Quantifying the Irregular Immigrant Population
To quantify the extent of irregular migration to Sweden is a difficult task. An inquiry committee that was tasked by the government in 2010 to present proposals on how to regulate access to health care and medical services for asylum seekers and undocumented migrants estimated that there were between 10,000 and 35,000 migrants staying in Sweden without valid residence permits or visas.
In general, it can be assumed, however, that the number of irregular migrants in Sweden is smaller than in central or south European countries. This is attributable to the fact that Swedish society leaves little room for irregular stays.
In 2005, Parliament reformed Swedish asylum law; thereby bringing Sweden in line with EU asylum legislation that had entered into force in previous years. In this context, a measure was introduced for regularizing rejected asylum seekers and people living in Sweden for some years under a deportation order that had not yet been carried out. Those concerned were given the right to submit a new application for asylum by March 2006. The Migration Board was required to apply particularly flexible criteria when assessing these follow-up applications. According to the Migration Agency, about 30,000 applications were submitted, of which just 60 percent were approved. The approval right was as high as 96 percent for applicants from countries to which it was impossible to carry out deportations.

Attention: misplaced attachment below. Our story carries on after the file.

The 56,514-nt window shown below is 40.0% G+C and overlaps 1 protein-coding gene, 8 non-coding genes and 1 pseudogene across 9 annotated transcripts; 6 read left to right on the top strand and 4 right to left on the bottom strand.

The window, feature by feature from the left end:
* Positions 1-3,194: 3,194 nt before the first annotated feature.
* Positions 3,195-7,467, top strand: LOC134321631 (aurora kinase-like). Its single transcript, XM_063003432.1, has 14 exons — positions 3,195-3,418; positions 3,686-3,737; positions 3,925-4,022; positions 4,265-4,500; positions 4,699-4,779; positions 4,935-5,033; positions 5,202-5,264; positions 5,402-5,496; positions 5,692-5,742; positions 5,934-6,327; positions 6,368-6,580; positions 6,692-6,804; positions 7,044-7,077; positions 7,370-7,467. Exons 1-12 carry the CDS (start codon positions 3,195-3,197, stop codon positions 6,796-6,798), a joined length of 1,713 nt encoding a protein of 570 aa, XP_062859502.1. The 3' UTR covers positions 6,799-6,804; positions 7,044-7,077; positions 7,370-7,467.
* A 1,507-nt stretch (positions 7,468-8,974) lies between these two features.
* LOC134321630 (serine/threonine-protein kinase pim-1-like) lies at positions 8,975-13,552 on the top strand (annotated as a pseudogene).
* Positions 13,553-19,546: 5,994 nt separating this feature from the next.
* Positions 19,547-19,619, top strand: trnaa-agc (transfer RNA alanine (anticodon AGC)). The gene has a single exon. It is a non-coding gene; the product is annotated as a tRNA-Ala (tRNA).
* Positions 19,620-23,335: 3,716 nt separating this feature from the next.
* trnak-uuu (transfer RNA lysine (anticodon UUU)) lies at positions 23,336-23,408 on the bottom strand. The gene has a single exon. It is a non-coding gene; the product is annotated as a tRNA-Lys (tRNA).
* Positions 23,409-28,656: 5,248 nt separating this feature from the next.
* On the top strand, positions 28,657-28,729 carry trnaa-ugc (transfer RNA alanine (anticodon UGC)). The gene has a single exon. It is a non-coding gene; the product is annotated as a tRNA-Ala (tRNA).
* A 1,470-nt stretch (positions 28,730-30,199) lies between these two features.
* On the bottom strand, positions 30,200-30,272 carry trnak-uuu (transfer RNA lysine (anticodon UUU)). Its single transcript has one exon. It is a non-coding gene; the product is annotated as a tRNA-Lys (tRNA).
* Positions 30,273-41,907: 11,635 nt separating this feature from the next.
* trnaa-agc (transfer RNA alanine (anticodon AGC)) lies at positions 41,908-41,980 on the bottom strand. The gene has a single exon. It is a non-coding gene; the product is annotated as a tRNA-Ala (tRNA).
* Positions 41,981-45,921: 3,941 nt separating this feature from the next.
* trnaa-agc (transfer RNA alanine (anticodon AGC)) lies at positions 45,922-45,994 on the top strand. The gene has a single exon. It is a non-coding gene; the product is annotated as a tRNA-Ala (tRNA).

Access to Health Care and Education
Access for irregular migrants to health care and education for undocumented children have been important topics of discussion in Sweden. As equal access to social services is an important issue, as are children's’ rights, a new law entered into force in Sweden in July 2013, giving irregular migrants access to basic health care on the same terms as registered asylum seekers. At the same point in time, it was also clarified by law that children without legal residence in Sweden have the same right to education as legal residents. Both issues were previously not legally regulated.
This text is part of the Interner Link: country profile Sweden.